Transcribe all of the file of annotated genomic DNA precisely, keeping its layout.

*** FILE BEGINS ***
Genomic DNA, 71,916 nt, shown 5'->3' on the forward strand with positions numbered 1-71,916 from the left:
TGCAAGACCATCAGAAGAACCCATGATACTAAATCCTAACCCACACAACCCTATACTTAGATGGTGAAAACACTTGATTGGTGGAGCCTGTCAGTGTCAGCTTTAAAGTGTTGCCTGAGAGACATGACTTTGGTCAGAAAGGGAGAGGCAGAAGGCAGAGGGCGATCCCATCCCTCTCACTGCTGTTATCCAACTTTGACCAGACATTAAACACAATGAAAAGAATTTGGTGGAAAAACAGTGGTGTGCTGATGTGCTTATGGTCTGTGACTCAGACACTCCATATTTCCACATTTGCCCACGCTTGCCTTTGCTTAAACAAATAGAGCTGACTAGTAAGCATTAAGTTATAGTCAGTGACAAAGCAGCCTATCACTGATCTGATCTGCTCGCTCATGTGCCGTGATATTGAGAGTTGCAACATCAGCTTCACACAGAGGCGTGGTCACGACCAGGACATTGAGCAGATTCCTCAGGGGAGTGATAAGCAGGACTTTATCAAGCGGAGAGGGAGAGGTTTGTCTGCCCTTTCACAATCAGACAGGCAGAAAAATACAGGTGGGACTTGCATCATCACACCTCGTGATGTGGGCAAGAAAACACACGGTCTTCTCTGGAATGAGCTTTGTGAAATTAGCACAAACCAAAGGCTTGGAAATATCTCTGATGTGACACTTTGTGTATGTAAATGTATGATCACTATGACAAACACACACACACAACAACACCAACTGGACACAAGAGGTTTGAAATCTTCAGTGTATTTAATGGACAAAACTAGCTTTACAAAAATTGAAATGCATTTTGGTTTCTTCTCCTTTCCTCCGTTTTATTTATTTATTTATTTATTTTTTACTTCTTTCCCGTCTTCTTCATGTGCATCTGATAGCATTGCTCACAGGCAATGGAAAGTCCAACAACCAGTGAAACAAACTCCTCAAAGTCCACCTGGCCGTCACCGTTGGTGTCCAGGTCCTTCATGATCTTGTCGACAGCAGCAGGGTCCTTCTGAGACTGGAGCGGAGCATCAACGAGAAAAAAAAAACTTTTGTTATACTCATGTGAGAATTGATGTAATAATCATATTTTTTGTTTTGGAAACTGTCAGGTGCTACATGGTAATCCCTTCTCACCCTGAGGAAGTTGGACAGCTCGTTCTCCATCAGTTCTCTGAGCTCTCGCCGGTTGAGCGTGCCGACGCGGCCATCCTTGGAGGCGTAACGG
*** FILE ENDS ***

Genomic DNA, 71,916 nt, shown 5'->3' on the forward strand with positions numbered 1-71,916 from the left:
TGCAAGACCATCAGAAGAACCCATGATACTAAATCCTAACCCACACAACCCTATACTTAGATGGTGAAAACACTTGATTGGTGGAGCCTGTCAGTGTCAGCTTTAAAGTGTTGCCTGAGAGACATGACTTTGGTCAGAAAGGGAGAGGCAGAAGGCAGAGGGCGATCCCATCCCTCTCACTGCTGTTATCCAACTTTGACCAGACATTAAACACAATGAAAAGAATTTGGTGGAAAAACAGTGGTGTGCTGATGTGCTTATGGTCTGTGACTCAGACACTCCATATTTCCACATTTGCCCACGCTTGCCTTTGCTTAAACAAATAGAGCTGACTAGTAAGCATTAAGTTATAGTCAGTGACAAAGCAGCCTATCACTGATCTGATCTGCTCGCTCATGTGCCGTGATATTGAGAGTTGCAACATCAGCTTCACACAGAGGCGTGGTCACGACCAGGACATTGAGCAGATTCCTCAGGGGAGTGATAAGCAGGACTTTATCAAGCGGAGAGGGAGAGGTTTGTCTGCCCTTTCACAATCAGACAGGCAGAAAAATACAGGTGGGACTTGCATCATCACACCTCGTGATGTGGGCAAGAAAACACACGGTCTTCTCTGGAATGAGCTTTGTGAAATTAGCACAAACCAAAGGCTTGGAAATATCTCTGATGTGACACTTTGTGTATGTAAATGTATGATCACTATGACAAACACACACACACAACAACACCAACTGGACACAAGAGGTTTGAAATCTTCAGTGTATTTAATGGACAAAACTAGCTTTACAAAAATTGAAATGCATTTTGGTTTCTTCTCCTTTCCTCCGTTTTATTTATTTATTTATTTATTTTTTACTTCTTTCCCGTCTTCTTCATGTGCATCTGATAGCATTGCTCACAGGCAATGGAAAGTCCAACAACCAGTGAAACAAACTCCTCAAAGTCCACCTGGCCGTCACCGTTGGTGTCCAGGTCCTTCATGATCTTGTCGACAGCAGCAGGGTCCTTCTGAGACTGGAGCGGAGCATCAACGAGAAAAAAAAAACTTTTGTTATACTCATGTGAGAATTGATGTAATAATCATATTTTTTGTTTTGGAAACTGTCAGGTGCTACATGGTAATCCCTTCTCACCCTGAGGAAGTTGGACAGCTCGTTCTCCATCAGTTCTCTGAGCTCTCGCCGGTTGAGCGTGCCGACGCGGCCATCCTTGGAGGCGTAACGG